IT was just a modest park lake, mainly used for sailing model boats. But to a couple of owd codgers from that particular part of the borough it was once a magical place - a hotspot in summer, and a winter wonderland during the deep-freeze months.

Norman Owen and Harry Worthington, old pals since their pre-war upbringing in the Thatto Heath area, have now tossed the pebble of memory into the water, watching ripples of boyhood happiness come drifting back.

The pair, who have delighted our readership over the years with occasional dips into the past, now toddle back to Taylor Park at Toll Bar. "We had many happy family days out in the old times, when almost everybody was hard-up," they recall. There were picnics highlighted by brown-sauce butties and swigs from bottles of 'corporation pop' (tap water).

But the 'little lake', as they referred to it, was the key attraction, being plunged into during the school summer holidays and skated on whenever winter took its icy grip.

Summers seemed so much hotter then (or were our kids a hardier breed?). Those afraid to risk 'skinny-dipping', would strip down to their bathing trunks, leaving their togs draped on one of the lakeside benches.

The young urchins would then splash in at one end of the shallow watery stretch. Then, submerged up to their necks, they'd start to crawl on their hands along the lake bottom, racing their pals to the other end. "We were just pretending to swim, of course", the codgers recall, "and we'd always end up with a red belly and well-scratched chest, from scraping our little bodies along the rough lake bed!"


Those choosing not to brave the water would instead launch a flotilla of small toy boats of all shapes and sizes. Some were yachts with cloth sails, others homemade efforts towed along with a piece of string or driven by a propeller attached to a twisted-elastic 'motor'.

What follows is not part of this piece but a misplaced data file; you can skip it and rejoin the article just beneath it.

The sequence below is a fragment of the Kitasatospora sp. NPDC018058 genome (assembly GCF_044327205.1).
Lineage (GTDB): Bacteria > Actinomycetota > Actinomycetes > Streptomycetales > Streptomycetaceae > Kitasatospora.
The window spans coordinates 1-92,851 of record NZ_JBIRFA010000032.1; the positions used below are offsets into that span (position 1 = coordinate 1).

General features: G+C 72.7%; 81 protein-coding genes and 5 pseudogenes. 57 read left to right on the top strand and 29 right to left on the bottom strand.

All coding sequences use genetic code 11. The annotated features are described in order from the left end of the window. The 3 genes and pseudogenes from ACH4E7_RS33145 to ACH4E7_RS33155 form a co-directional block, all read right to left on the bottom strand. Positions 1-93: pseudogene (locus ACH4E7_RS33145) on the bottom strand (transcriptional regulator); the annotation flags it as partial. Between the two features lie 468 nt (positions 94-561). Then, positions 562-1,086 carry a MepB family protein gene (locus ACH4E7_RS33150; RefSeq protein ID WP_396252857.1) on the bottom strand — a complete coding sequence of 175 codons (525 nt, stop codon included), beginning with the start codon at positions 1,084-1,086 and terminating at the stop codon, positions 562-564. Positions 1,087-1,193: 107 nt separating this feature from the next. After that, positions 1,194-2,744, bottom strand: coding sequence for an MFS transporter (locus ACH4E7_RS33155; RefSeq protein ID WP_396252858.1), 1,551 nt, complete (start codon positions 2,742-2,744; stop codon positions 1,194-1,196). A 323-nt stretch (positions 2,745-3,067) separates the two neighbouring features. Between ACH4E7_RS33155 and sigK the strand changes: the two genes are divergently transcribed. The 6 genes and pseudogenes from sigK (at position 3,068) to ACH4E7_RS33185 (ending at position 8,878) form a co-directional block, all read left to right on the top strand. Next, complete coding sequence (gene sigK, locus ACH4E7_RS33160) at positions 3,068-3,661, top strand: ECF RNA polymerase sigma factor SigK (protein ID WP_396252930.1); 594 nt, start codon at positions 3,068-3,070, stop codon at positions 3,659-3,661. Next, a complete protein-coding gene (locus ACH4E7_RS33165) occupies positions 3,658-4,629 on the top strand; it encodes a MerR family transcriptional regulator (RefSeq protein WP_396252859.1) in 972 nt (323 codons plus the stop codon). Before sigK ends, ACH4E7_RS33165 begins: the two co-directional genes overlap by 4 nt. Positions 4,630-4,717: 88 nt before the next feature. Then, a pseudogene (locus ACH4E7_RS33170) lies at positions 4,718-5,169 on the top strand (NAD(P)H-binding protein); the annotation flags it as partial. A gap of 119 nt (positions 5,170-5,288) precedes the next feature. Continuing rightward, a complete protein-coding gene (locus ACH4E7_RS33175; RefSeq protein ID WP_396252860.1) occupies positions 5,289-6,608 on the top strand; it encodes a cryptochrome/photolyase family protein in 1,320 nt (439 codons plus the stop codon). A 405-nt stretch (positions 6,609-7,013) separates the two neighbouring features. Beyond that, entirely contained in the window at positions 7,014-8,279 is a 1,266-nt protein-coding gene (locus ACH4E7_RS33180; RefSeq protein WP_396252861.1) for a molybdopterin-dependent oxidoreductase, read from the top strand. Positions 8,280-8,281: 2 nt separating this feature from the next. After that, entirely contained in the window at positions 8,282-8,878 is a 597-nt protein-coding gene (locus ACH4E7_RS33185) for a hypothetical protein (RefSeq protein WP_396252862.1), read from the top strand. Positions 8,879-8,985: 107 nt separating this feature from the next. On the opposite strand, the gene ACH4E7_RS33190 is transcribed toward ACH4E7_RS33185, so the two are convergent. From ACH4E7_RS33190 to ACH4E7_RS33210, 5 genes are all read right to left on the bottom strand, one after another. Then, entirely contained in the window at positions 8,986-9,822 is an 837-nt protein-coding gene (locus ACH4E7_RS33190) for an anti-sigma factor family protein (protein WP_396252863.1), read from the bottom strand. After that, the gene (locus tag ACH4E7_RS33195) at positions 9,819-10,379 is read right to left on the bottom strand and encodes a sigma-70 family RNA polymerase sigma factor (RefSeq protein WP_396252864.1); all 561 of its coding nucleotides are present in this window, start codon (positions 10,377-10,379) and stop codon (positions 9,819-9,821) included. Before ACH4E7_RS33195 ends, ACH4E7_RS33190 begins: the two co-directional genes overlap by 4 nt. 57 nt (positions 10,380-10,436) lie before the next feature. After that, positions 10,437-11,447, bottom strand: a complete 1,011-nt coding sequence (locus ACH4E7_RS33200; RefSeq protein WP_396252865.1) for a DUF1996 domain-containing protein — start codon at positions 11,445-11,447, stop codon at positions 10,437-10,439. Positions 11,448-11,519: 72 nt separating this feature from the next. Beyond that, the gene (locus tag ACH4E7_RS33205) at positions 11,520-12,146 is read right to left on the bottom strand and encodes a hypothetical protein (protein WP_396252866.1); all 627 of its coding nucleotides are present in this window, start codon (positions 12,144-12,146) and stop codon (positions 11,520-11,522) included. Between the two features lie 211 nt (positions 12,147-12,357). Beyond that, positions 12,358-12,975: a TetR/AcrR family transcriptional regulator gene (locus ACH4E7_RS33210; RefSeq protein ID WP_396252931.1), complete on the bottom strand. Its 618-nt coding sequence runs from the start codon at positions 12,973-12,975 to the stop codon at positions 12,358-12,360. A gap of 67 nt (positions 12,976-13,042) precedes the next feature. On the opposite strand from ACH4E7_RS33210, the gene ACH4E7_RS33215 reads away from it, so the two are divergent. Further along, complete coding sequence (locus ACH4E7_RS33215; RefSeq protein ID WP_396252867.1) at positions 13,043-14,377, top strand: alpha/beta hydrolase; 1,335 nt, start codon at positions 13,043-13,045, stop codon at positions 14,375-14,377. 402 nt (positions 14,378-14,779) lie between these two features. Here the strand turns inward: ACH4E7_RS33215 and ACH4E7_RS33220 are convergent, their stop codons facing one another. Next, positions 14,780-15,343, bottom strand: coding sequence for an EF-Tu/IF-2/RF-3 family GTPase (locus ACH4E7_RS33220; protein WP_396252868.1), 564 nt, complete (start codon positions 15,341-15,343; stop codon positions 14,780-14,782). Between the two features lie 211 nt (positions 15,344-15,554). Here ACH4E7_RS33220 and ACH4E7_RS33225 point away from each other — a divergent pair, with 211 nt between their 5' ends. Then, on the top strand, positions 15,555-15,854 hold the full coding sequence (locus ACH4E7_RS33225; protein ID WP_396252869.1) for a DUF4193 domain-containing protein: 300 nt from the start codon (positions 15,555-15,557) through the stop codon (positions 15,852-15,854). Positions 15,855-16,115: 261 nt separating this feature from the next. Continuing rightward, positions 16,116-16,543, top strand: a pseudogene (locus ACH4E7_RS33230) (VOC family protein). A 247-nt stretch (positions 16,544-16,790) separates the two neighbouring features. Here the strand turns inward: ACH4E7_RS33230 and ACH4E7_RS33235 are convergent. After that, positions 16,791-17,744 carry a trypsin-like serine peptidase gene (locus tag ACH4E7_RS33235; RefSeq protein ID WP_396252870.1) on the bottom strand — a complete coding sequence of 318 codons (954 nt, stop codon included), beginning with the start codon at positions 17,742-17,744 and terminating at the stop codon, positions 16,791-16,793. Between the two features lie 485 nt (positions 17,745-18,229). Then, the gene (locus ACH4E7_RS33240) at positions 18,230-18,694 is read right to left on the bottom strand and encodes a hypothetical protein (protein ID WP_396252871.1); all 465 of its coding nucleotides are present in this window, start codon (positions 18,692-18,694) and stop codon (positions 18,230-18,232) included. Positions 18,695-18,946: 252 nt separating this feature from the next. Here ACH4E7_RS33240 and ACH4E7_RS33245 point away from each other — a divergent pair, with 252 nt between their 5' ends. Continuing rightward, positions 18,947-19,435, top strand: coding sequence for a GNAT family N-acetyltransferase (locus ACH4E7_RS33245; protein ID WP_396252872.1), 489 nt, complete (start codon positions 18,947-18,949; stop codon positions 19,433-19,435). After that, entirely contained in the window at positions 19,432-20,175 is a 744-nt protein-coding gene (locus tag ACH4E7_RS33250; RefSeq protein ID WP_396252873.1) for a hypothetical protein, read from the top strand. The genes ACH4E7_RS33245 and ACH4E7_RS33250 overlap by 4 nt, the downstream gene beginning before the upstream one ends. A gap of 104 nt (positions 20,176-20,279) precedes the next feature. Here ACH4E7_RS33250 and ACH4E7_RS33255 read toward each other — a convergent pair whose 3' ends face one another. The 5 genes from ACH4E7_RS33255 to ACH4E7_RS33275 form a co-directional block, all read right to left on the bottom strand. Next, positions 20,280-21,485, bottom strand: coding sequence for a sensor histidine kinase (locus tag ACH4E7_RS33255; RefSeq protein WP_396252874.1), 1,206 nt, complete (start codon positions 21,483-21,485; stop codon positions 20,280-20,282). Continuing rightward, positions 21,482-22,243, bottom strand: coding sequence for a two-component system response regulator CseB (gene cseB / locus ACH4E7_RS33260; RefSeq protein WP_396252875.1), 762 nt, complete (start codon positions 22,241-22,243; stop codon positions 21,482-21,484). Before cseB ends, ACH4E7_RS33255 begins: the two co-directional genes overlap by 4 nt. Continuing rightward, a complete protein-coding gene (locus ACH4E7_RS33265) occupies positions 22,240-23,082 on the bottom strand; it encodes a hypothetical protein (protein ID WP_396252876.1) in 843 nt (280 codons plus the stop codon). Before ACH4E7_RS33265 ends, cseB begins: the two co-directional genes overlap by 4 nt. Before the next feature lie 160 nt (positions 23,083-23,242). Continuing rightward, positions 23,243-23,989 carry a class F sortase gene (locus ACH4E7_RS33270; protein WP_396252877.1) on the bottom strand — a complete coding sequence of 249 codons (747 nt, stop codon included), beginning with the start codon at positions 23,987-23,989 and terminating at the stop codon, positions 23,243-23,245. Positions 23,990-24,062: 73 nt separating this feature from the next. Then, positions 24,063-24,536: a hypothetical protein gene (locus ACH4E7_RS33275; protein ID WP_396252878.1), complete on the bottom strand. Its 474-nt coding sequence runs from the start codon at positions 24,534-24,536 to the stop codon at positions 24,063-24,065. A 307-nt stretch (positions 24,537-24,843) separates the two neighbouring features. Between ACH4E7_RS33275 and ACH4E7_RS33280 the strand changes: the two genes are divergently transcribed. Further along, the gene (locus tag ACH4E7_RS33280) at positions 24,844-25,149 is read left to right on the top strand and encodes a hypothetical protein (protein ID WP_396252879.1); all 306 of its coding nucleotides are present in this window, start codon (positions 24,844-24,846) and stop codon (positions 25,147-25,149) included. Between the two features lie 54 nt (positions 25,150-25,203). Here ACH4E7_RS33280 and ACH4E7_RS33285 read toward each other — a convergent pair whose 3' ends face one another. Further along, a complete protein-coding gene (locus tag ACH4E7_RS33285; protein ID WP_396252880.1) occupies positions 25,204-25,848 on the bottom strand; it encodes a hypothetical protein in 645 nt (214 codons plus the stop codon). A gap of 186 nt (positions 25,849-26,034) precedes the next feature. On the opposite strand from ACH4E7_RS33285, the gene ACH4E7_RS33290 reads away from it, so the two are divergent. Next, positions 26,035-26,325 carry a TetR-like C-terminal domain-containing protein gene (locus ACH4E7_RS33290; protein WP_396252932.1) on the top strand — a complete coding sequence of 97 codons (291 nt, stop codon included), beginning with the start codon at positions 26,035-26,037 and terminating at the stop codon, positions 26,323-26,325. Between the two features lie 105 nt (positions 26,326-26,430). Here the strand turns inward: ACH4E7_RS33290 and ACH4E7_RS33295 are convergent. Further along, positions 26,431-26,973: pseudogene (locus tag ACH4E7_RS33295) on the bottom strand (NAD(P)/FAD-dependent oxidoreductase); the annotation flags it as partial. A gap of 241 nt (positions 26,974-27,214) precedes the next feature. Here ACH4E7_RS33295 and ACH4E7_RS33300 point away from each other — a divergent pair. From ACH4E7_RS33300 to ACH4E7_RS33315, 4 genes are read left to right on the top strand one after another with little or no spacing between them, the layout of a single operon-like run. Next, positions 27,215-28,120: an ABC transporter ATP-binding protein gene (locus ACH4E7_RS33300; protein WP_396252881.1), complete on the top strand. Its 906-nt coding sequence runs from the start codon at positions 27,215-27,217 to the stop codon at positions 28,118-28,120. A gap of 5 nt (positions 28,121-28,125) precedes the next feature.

Harry Worthington must have then been regarded by his tiny peers as a being a bit posh. For he owned a small metal craft, complete with mast and a funnel specially designed to accommodate a lighted candle. As the boat was pushed out into the lake, the funnel gave off a convincing plume of smoke.

Those less fortunate had to make do with boats they had crafted from shiny leaves with a twig for a mast. It all helped to generate squealing excitement and all that happy childhood laughter.

When ice and snow arrived, the Taylor Park scene changed dramatically. "We used to trek down to the little lake with our sledges (usually hammered together by a willing father) and then we'd skate over it on our clog irons".

With their frosty breath issuing in steamy clouds, and little runny noses well wiped on a jacket sleeve, the kids would rapidly find themselves in the midst of full-scale seasonal battle. Girls and boys alike would be peppered with snowballs, some compressed into rock-hard icy missiles that made tiny ears ring when they found their target.

Their splashing, paddling and skating days may now be far behind them, but the memory of it all will never fade for Norman and Harry, our irrepressible pair of old-timers.